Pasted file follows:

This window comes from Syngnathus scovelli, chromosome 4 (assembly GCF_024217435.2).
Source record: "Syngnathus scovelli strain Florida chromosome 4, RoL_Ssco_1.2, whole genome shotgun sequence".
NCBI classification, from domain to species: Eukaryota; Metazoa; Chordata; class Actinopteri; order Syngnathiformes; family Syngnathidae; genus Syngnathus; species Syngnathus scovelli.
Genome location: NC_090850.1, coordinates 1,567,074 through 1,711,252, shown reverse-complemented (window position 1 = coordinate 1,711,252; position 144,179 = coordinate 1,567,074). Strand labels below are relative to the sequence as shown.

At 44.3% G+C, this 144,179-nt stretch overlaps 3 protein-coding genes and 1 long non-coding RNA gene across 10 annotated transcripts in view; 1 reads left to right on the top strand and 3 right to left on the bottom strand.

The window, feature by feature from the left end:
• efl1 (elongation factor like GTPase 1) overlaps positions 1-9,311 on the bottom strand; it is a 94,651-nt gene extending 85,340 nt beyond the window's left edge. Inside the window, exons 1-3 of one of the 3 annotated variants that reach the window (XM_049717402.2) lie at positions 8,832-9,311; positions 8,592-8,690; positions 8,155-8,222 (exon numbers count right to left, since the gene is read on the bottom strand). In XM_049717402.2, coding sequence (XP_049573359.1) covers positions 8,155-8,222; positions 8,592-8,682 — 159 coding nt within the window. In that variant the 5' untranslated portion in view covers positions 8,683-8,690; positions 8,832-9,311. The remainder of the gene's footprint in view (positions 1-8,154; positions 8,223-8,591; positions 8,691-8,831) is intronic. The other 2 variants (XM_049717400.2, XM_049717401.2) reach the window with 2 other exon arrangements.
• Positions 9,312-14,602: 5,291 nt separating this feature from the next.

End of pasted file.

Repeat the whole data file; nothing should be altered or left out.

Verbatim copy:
This window comes from Syngnathus scovelli, chromosome 4 (assembly GCF_024217435.2).
Source record: "Syngnathus scovelli strain Florida chromosome 4, RoL_Ssco_1.2, whole genome shotgun sequence".
NCBI classification, from domain to species: Eukaryota; Metazoa; Chordata; class Actinopteri; order Syngnathiformes; family Syngnathidae; genus Syngnathus; species Syngnathus scovelli.
Genome location: NC_090850.1, coordinates 1,567,074 through 1,711,252, shown reverse-complemented (window position 1 = coordinate 1,711,252; position 144,179 = coordinate 1,567,074). Strand labels below are relative to the sequence as shown.

At 44.3% G+C, this 144,179-nt stretch overlaps 3 protein-coding genes and 1 long non-coding RNA gene across 10 annotated transcripts in view; 1 reads left to right on the top strand and 3 right to left on the bottom strand.

The window, feature by feature from the left end:
• efl1 (elongation factor like GTPase 1) overlaps positions 1-9,311 on the bottom strand; it is a 94,651-nt gene extending 85,340 nt beyond the window's left edge. Inside the window, exons 1-3 of one of the 3 annotated variants that reach the window (XM_049717402.2) lie at positions 8,832-9,311; positions 8,592-8,690; positions 8,155-8,222 (exon numbers count right to left, since the gene is read on the bottom strand). In XM_049717402.2, coding sequence (XP_049573359.1) covers positions 8,155-8,222; positions 8,592-8,682 — 159 coding nt within the window. In that variant the 5' untranslated portion in view covers positions 8,683-8,690; positions 8,832-9,311. The remainder of the gene's footprint in view (positions 1-8,154; positions 8,223-8,591; positions 8,691-8,831) is intronic. The other 2 variants (XM_049717400.2, XM_049717401.2) reach the window with 2 other exon arrangements.
• Positions 9,312-14,602: 5,291 nt separating this feature from the next.